100 100 100 100 100
This Goodreads giveaway is open for entries from April 12 to May 8, 2019. If you want an e-book, here's your chance; the winners will be announced after May 8. So far, 118 people have signed up, but plenty more will do so in the next 24 days. But if you want a real print book, one you can touch and sniff and read voraciously, or put on a shelf to be looked at and gather dust, pre-order it now for delivery on the print book release date, May 2.
It had been a long time since I had attended gallery opening, but what could be more New York? It wouldn’t be a big gala affair studded with celebrities, for the Robin Rice Gallery at 325 West 11th Street – just two and a half blocks from my building – is a small gallery featuring photography and open only certain hours on certain days of the week. I had already mentioned this gallery in my blog, briefly in post #365 and more substantially in post #401. It was near me, and I had glimpsed the photographer’s work the previous Sunday and wanted to see it again, together with whatever kind of a crowd the opening might draw. And I might even meet the photographer himself, whose name appeared in an e-mail that the gallery had sent me, along with the title of the show:
41 Degrees Latitude
April 10-June 12, 2019
The opening was scheduled for 6 to 8 p.m. on Wednesday, April 10, so on that day, having had a light snack at home, I went.
My first discovery – really a rediscovery -- upon arriving at the gallery: openings aren’t for serious displays of art; they are gabfests. The small gallery was crowded with people, including one scampering child and one infant in arms, who seemed to all know each other. Standing with their backs to the walls and the photos, and holding a small plastic cup of wine, they were fiercely jabbering away. The photos themselves, thirteen of them and large, hung on the walls, unobserved, except for me and a Chinese lady, who maneuvered as best we could, so as to get clear of the jabberers and see the photos themselves.
Ah, the photos! Large. Portrait style, meaning vertical, and not horizontal like a landscape. Devoid of people and objects, and almost devoid of color. Oceanscapes, so the gallery had informed me, taken by the photographer while standing in water at a beach in Rhode Island moments before dusk or dawn, and using long exposures. At first glance the previous Sunday I had taken them for abstractions, but now I knew better. Expanses of dark and light gray, or sometimes a misty vague bluish white, with a trace of light at the horizon. In two of them a curl of foam could be seen, but otherwise one could barely make out the sea. And two of them were so uniformly dark blue as to blur the scene completely. Challenging, notable for what they left out, unique. At first glance the previous Sunday, when I was the only viewer, I had thought at once: Whistler. For he had done landscapes that were a study in color and little else.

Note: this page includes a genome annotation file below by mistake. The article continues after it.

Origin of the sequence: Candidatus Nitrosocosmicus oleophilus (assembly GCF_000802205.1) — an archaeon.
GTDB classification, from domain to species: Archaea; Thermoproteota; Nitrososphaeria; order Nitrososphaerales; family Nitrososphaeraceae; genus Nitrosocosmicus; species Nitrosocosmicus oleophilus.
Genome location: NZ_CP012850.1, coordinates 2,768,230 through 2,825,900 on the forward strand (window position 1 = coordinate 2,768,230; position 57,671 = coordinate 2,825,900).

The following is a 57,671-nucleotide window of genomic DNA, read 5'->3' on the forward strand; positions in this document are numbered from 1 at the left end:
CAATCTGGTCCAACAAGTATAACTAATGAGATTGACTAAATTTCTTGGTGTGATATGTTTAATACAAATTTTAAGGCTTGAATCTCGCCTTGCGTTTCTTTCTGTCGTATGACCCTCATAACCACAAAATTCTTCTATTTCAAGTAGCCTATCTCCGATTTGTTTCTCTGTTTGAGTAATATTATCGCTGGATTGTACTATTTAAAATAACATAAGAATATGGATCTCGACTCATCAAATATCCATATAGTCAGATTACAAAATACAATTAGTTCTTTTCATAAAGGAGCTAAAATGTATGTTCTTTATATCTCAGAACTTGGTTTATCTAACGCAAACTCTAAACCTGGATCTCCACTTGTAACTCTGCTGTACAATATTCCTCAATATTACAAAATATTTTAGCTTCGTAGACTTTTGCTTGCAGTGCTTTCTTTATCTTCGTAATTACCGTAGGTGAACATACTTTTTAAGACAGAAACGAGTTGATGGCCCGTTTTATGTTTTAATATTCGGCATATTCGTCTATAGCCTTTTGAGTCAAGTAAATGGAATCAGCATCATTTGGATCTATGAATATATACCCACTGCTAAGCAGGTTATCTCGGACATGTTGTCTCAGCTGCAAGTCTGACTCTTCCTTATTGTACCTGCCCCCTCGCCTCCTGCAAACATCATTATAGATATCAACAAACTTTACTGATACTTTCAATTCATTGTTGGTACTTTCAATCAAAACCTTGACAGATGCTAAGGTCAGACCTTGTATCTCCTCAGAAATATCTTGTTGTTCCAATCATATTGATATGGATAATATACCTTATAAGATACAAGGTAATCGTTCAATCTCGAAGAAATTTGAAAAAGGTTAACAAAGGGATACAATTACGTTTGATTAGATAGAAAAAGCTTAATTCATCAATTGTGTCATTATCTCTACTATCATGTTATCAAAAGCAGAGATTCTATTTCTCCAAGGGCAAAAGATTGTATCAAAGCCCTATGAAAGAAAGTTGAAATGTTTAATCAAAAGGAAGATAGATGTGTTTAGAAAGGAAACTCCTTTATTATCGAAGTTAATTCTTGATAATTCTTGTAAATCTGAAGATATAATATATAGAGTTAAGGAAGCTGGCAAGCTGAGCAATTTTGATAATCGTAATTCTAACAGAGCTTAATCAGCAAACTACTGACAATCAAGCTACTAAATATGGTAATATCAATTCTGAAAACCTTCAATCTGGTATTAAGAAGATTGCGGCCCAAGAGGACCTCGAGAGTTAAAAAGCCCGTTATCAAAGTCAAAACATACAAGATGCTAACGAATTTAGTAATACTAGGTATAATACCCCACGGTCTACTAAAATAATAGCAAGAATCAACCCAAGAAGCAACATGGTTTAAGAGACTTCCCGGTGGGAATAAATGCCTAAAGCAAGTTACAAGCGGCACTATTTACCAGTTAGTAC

At the far end of the gallery was a heavyset man in his fifties, wearing a scarf and glasses like me, surrounded by friends and acquaintances who kept him busy with hugs and chatter: Michael McLaughlin, the photographer. Since he had a broad, toothy smile that seemed cordial and welcoming, I inched closer, and when he said good-bye to young couple with their infant in arms, I addressed him.
“They’re painterly,” I said. “When I first saw them last Sunday, without the gabfest, I thought: Whistler.”
This sparked his interest at once: a stranger who had actually looked at his photographs! I went on.
“I’ve never seen anything like them. They’re unique.”
“I’m glad to hear you say that,” he replied. “That’s what I was aiming at.”
I then told him about my blog and said I would do a post on the opening and his photographs; he was delighted.
“I’m Mike,” he said.
We exchanged cards, and I identified myself as a transplanted Midwesterner who was now a committed New Yorker, incapable of living anywhere else.
“I’ve just been out there” he said. “In Nebraska and Indiana.”
I told him I had relatives in Indiana, and we agreed that Midwesterners are good people, friendly, laid back, genuine, quite the opposite of intense, fast-paced New Yorkers. But he too, Brooklyn-born, identified himself as a New Yorker, even though he travels a lot and did these photographs in Rhode Island. And we agreed that New York was not for everyone; you lived here because you couldn’t live anywhere else.
On this note we parted, and after a last lingering glance at some of the photos – those that weren’t blocked by the gabbers – I departed.
Why the title: 41 Degrees Latitude? Because that is the latitude of the beaches in Rhode Island where the photos were taken. And the prices? Either $2500 or $3000. For everyone to look at, but not for everyone to buy. But I wish Mr. McLaughlin well. His opening – his sixth at that gallery -- had been a good experience, a real New York affair, a discovery, an adventure.